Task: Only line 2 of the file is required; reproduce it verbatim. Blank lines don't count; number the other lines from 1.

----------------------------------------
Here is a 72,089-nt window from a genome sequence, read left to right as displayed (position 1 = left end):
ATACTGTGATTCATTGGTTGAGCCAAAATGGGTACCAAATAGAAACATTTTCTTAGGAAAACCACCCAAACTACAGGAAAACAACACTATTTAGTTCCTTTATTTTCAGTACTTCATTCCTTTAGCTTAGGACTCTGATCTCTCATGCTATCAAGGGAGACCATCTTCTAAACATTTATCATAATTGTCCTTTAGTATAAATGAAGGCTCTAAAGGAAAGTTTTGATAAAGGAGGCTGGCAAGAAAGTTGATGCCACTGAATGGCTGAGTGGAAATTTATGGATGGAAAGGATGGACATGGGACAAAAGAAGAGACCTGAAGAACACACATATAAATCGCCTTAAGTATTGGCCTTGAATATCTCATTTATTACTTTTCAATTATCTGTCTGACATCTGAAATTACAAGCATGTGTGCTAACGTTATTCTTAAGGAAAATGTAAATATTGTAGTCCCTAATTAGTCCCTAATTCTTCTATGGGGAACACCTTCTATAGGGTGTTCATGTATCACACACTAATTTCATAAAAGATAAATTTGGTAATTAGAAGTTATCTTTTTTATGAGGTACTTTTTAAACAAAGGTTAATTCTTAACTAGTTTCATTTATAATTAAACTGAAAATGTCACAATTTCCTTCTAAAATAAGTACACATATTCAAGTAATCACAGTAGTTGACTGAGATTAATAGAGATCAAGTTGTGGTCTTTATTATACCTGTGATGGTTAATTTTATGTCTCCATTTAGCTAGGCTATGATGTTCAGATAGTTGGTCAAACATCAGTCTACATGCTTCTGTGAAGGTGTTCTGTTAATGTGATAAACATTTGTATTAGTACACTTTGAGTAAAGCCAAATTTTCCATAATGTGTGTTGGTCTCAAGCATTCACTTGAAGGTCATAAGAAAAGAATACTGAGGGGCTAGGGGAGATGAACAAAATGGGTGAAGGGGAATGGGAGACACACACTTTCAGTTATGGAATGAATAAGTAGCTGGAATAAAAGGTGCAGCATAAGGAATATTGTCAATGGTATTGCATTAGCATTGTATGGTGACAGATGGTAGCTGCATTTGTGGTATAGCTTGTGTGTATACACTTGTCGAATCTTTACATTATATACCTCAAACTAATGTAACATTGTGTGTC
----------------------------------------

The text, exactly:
ATACTGTGATTCATTGGTTGAGCCAAAATGGGTACCAAATAGAAACATTTTCTTAGGAAAACCACCCAAACTACAGGAAAACAACACTATTTAGTTCCTTTATTTTCAGTACTTCATTCCTTTAGCTTAGGACTCTGATCTCTCATGCTATCAAGGGAGACCATCTTCTAAACATTTATCATAATTGTCCTTTAGTATAAATGAAGGCTCTAAAGGAAAGTTTTGATAAAGGAGGCTGGCAAGAAAGTTGATGCCACTGAATGGCTGAGTGGAAATTTATGGATGGAAAGGATGGACATGGGACAAAAGAAGAGACCTGAAGAACACACATATAAATCGCCTTAAGTATTGGCCTTGAATATCTCATTTATTACTTTTCAATTATCTGTCTGACATCTGAAATTACAAGCATGTGTGCTAACGTTATTCTTAAGGAAAATGTAAATATTGTAGTCCCTAATTAGTCCCTAATTCTTCTATGGGGAACACCTTCTATAGGGTGTTCATGTATCACACACTAATTTCATAAAAGATAAATTTGGTAATTAGAAGTTATCTTTTTTATGAGGTACTTTTTAAACAAAGGTTAATTCTTAACTAGTTTCATTTATAATTAAACTGAAAATGTCACAATTTCCTTCTAAAATAAGTACACATATTCAAGTAATCACAGTAGTTGACTGAGATTAATAGAGATCAAGTTGTGGTCTTTATTATACCTGTGATGGTTAATTTTATGTCTCCATTTAGCTAGGCTATGATGTTCAGATAGTTGGTCAAACATCAGTCTACATGCTTCTGTGAAGGTGTTCTGTTAATGTGATAAACATTTGTATTAGTACACTTTGAGTAAAGCCAAATTTTCCATAATGTGTGTTGGTCTCAAGCATTCACTTGAAGGTCATAAGAAAAGAATACTGAGGGGCTAGGGGAGATGAACAAAATGGGTGAAGGGGAATGGGAGACACACACTTTCAGTTATGGAATGAATAAGTAGCTGGAATAAAAGGTGCAGCATAAGGAATATTGTCAATGGTATTGCATTAGCATTGTATGGTGACAGATGGTAGCTGCATTTGTGGTATAGCTTGTGTGTATACACTTGTCGAATCTTTACATTATATACCTCAAACTAATGTAACATTGTGTGTC